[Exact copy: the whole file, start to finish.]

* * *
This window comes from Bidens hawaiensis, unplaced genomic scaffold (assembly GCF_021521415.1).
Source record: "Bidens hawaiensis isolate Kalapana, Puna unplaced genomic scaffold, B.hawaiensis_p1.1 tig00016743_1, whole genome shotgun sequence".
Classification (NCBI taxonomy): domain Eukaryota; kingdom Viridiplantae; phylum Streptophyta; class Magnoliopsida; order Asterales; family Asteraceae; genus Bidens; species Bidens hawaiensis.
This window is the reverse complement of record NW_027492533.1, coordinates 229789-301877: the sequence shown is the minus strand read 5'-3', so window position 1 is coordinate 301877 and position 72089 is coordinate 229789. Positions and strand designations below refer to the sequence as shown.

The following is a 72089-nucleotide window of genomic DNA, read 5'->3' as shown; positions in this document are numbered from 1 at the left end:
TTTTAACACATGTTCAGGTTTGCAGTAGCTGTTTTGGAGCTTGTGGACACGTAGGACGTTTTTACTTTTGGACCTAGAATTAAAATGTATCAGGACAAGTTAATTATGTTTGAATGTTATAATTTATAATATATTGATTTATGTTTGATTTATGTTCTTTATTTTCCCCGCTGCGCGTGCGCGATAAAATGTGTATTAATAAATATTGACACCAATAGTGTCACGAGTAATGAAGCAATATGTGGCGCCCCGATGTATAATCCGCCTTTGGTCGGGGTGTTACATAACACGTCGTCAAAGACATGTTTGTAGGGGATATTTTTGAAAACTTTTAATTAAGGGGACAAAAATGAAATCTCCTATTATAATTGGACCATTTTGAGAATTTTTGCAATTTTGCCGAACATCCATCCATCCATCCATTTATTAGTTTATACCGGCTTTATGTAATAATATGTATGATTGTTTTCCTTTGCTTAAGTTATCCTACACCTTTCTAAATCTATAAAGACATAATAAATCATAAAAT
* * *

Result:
This window comes from Bidens hawaiensis, unplaced genomic scaffold (assembly GCF_021521415.1).
Source record: "Bidens hawaiensis isolate Kalapana, Puna unplaced genomic scaffold, B.hawaiensis_p1.1 tig00016743_1, whole genome shotgun sequence".
Classification (NCBI taxonomy): domain Eukaryota; kingdom Viridiplantae; phylum Streptophyta; class Magnoliopsida; order Asterales; family Asteraceae; genus Bidens; species Bidens hawaiensis.
This window is the reverse complement of record NW_027492533.1, coordinates 229789-301877: the sequence shown is the minus strand read 5'-3', so window position 1 is coordinate 301877 and position 72089 is coordinate 229789. Positions and strand designations below refer to the sequence as shown.

The following is a 72089-nucleotide window of genomic DNA, read 5'->3' as shown; positions in this document are numbered from 1 at the left end:
TTTTAACACATGTTCAGGTTTGCAGTAGCTGTTTTGGAGCTTGTGGACACGTAGGACGTTTTTACTTTTGGACCTAGAATTAAAATGTATCAGGACAAGTTAATTATGTTTGAATGTTATAATTTATAATATATTGATTTATGTTTGATTTATGTTCTTTATTTTCCCCGCTGCGCGTGCGCGATAAAATGTGTATTAATAAATATTGACACCAATAGTGTCACGAGTAATGAAGCAATATGTGGCGCCCCGATGTATAATCCGCCTTTGGTCGGGGTGTTACATAACACGTCGTCAAAGACATGTTTGTAGGGGATATTTTTGAAAACTTTTAATTAAGGGGACAAAAATGAAATCTCCTATTATAATTGGACCATTTTGAGAATTTTTGCAATTTTGCCGAACATCCATCCATCCATCCATTTATTAGTTTATACCGGCTTTATGTAATAATATGTATGATTGTTTTCCTTTGCTTAAGTTATCCTACACCTTTCTAAATCTATAAAGACATAATAAATCATAAAAT